A little note left in the crack of the historical ruins exposes the people who are paying Ravi to leak National Security information. This little note points to the source of the fancy necklace that Ravi is able to buy Charu. Charu asks him: Where are you getting the money from? Can we afford this fancy necklace?
Most of us lead quiet, unimportant lives. But no matter where you work, the temptation of a little more money to play with is big. Industrial espionage is real. And there are eyes and ears to all that we say and do when we are not at work. We need to be careful when we talk about the reason why you’re working late, are stressed out. Even about the ‘game changer’ feature in your product… And yes, when you’re investing, do not boast. Be inspired by movies and not spend like you struck gold and buy a Lamborghini or flash your money about. It simply invites scrutiny.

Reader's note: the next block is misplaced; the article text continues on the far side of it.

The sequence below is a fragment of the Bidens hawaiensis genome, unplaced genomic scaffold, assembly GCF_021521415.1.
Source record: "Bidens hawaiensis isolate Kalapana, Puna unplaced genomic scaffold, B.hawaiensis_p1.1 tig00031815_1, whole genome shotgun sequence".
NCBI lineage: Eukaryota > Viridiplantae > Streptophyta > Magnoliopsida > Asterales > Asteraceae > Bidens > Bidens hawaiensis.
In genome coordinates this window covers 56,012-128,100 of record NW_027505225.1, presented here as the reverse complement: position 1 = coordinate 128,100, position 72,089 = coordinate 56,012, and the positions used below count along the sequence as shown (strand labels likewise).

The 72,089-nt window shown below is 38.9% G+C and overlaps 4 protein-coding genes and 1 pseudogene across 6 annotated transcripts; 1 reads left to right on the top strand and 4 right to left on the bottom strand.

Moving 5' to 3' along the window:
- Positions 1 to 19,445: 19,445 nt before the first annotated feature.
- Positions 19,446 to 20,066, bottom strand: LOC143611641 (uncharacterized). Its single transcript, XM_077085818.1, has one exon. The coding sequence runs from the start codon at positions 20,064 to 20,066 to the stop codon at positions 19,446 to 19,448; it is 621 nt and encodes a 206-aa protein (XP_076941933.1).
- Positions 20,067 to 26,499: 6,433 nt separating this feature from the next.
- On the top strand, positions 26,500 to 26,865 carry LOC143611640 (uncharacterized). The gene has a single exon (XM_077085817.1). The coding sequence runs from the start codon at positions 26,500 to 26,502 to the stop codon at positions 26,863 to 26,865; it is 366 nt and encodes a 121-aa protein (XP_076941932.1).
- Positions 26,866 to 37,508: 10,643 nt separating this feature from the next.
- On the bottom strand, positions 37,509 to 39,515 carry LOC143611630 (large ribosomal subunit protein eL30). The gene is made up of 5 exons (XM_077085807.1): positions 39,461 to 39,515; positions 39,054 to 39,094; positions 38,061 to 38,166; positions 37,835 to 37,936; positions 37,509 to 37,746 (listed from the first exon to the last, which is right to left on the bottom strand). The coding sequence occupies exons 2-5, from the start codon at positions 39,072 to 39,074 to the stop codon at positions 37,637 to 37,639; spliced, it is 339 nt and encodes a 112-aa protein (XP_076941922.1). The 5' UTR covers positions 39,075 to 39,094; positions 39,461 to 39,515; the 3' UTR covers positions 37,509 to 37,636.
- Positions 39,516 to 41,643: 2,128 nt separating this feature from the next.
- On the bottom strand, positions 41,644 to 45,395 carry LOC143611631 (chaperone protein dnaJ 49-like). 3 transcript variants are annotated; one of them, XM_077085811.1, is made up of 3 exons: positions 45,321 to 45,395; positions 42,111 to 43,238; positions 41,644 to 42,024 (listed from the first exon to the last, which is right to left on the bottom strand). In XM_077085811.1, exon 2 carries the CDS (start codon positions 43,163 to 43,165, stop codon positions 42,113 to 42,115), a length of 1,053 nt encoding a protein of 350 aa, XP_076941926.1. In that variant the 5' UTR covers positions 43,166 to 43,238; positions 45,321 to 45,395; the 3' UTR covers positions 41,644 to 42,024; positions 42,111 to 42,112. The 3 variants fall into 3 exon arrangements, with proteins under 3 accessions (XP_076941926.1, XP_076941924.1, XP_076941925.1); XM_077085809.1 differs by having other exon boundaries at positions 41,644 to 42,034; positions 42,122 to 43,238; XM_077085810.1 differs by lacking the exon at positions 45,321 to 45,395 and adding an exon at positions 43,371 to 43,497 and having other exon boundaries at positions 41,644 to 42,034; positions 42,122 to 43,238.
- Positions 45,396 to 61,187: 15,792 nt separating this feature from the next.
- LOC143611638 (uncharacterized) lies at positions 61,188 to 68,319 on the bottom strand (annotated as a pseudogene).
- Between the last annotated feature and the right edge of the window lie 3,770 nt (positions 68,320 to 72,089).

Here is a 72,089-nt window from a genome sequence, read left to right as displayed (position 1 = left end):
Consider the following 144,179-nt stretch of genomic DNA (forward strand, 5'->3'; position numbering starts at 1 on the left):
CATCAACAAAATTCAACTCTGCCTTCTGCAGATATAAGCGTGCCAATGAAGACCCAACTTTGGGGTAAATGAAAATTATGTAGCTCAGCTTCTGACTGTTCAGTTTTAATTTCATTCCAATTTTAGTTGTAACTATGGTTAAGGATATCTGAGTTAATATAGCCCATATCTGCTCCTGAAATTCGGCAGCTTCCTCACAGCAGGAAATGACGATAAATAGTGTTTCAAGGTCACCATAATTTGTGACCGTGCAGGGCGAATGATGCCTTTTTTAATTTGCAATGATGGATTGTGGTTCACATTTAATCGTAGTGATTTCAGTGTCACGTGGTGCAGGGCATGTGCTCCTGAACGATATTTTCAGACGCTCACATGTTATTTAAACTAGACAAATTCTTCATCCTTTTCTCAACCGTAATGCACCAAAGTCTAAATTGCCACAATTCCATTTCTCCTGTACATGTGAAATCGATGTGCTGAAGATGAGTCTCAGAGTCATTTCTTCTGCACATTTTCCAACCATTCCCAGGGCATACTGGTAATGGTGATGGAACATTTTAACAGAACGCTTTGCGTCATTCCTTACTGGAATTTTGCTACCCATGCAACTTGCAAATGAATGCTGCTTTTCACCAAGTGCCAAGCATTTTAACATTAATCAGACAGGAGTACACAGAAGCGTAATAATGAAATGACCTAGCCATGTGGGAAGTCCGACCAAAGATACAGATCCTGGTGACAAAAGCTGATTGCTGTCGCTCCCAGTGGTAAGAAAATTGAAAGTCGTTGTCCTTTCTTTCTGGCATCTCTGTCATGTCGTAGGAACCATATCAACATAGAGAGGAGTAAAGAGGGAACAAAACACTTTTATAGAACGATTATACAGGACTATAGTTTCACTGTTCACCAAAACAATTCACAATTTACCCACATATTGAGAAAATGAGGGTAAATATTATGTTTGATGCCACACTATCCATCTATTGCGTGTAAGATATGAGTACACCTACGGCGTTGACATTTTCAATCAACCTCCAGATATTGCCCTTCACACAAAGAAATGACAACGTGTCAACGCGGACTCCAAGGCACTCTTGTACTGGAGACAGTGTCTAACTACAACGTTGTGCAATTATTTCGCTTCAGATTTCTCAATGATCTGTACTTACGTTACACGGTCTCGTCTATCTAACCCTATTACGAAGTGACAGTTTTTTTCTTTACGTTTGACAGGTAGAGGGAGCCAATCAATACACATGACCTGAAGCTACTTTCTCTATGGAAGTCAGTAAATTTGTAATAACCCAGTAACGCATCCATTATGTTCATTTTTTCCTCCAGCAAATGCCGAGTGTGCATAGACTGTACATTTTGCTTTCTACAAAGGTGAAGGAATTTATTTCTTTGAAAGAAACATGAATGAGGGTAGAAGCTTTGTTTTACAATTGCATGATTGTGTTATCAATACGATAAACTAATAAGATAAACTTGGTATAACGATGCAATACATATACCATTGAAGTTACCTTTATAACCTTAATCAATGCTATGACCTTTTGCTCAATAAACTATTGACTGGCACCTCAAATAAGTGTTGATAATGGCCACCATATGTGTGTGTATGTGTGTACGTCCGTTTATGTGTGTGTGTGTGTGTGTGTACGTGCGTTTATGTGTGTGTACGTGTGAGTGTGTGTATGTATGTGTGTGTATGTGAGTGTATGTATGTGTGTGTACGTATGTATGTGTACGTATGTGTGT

And when you are following a tip, don’t get caught up in the possibility of making extra cash, and take illogical risks. Find out more, talk to your trusted money manager and then take that step.
Lesson 4: Swimming with the sharks? Then become smarter
Wamiqa Gabbi, who plays Charu in the film, is a happy housewife, cooking and cleaning and taking her child for swimming lessons and her mother in law to satsangs. She asks Ravi where he’s getting the money for the diamond necklace he’s gifting her, but is happy to not follow up. When it’s clear that her husband has been betraying the nation, she refuses to leave the country with him and has to lose a child and yes, get shot too.
It takes Tabu who plays KM to teach Charu that she needs to dig in her heels and play the part of the hapless, still innocent wife, if she wants to get her son back. Of course KM has an agenda too. She needs to punish Ravi who is responsible for the death of Agent Octopus.